|#14 Company Reference|
|Benicarlo & La Rapita, Spain, 2017-2020|
Retail and tourism-related businesses, marketplace
Until 2016, the syncplexity methodology (Expansive Emotional Influence) had been used in corporates and SMEs in different countries and business sectors but never in retail. The return of Josep Alzamora (creator of the methodology) to Spain at the end of 2012 made it possible to raise awareness of the methodology’s potential in environments severely hit by the 2008 financial crisis (see case study #13). In a context of deep economic depression for the retail trade, several local institutions decided to apply the model proposed by syncplexity. First, it was the city council of Benicarló (Mr. Alzamora's place of residence), followed by the Estacio Nautica Rapita (Rapita Marine Station, dedicated to promoting the tourism of La Rapita city). Thus, 2017 saw the start of the first syncplexity project dedicated to improving the competitiveness of the retail trade in the city of Benicarló.
First step: Understanding the actors
Although the Expansive Emotional Influence (EEI) methodology has been extensively and intensively tested, retail has specific idiosyncrasies and dynamics that need to be understood in order to guarantee the results expected from the model.
Among all peculiarities, we may highlight the following:
The above list must go on and on. However, something profoundly impacts many retail businesses in a way that is not perceived as severe, especially when it comes to family-owned businesses; we refer to family-work conciliation. It is quite common to find businesses that struggle to attend to their day-to-day business and family duties. Apart from a direct consequence, such as emotional exhaustion, the lack of time to develop tasks with a more strategic profile (such as advanced training courses) jeopardizes their ability to compete in the medium to long term. In the particular case of tourism, one more circumstance can be highlighted. That is the effect caused by the " yearly waves of abundance." Every year, during the tourist season, waves of customers arrive in regions with a special geographic attraction, bringing prosperity to local businesses, even though they make little effort to improve the service they provide to visitors eager for relaxation and fun. One of the direct consequences of this phenomenon is the difficulty in making the owners of these businesses see that, to transform them in the direction in which society is evolving, they must make an effort to change. Suddenly, an unforeseen crisis erupts, and they realize they have neglected to take care of potential customers locally and in the surrounding regions.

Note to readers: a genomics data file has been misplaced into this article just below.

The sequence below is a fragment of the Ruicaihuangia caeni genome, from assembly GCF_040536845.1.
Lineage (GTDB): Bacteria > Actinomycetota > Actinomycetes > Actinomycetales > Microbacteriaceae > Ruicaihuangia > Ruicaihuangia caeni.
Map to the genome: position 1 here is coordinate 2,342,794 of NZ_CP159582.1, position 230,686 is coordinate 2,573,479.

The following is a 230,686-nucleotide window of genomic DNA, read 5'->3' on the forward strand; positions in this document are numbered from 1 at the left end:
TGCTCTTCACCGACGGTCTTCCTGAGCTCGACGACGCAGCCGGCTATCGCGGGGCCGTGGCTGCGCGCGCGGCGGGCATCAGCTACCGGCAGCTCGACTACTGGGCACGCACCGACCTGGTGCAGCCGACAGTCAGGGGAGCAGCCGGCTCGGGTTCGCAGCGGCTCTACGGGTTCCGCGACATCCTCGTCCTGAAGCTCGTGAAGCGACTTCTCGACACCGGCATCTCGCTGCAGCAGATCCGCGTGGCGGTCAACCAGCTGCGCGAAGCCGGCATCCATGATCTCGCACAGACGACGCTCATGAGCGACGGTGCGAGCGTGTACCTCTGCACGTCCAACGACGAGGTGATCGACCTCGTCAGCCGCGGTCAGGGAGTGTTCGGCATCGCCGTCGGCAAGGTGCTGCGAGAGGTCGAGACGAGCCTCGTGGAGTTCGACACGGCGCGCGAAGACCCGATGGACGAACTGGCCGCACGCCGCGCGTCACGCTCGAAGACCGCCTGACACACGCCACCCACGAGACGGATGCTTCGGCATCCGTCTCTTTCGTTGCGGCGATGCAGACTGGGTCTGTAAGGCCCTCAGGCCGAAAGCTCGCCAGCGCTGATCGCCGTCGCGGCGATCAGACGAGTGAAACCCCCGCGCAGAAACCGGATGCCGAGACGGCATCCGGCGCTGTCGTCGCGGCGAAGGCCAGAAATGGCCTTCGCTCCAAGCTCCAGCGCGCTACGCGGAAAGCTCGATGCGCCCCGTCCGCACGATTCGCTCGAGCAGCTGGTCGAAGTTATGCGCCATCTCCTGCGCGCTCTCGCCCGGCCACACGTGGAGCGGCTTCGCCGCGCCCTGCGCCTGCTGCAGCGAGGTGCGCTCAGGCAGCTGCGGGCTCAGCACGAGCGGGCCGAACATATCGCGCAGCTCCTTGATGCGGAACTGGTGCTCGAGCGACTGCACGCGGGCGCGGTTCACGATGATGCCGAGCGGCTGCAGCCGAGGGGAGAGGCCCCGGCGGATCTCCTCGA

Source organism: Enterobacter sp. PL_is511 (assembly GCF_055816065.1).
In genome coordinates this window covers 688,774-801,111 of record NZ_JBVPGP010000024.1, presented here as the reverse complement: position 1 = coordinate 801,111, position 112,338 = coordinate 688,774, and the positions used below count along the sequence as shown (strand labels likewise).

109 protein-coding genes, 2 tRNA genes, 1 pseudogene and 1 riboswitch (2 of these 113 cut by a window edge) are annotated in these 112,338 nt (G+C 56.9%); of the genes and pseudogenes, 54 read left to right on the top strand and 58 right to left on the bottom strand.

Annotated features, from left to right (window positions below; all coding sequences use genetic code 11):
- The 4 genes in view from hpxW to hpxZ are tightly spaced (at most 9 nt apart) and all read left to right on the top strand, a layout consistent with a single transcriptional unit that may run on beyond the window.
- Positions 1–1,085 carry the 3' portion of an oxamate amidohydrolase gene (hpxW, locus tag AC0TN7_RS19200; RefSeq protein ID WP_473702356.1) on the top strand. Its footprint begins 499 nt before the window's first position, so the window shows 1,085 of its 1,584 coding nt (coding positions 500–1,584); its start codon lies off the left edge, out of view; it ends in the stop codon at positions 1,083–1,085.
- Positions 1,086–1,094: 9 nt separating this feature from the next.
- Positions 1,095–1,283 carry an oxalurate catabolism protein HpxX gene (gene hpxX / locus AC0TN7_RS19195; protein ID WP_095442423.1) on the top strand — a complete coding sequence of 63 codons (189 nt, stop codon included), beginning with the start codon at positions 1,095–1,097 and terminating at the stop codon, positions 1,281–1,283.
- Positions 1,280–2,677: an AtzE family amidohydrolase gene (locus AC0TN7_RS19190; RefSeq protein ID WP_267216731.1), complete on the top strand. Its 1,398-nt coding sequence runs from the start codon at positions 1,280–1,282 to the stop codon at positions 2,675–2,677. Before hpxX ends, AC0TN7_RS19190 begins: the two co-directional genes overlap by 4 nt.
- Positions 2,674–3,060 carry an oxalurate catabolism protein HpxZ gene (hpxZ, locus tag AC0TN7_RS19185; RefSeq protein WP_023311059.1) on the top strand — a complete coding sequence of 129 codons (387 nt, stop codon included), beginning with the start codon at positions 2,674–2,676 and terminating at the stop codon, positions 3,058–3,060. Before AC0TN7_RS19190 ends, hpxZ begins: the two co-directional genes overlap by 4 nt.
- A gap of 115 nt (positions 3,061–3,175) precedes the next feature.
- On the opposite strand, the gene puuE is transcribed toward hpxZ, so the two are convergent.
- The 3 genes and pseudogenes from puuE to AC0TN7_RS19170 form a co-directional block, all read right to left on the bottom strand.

Second step: Adapting the implementation protocols
Insider knowledge of retail dynamics leads to the conclusion that the implementation of the EEI methodology has to be adapted in several aspects, such as:
Simplicity—Broaden and elevate the business’ owners vision requires a profound revision of the Prestige Behavioral Matrix (PBM.) The personal change necessary for both the broad listening process and the influencing capacity that the model requires must be simplified in its content and deployment so that it is understandable to a wide range of sensibilities. Besides the revision of the PBM, it is necessary to simplify the implementation process.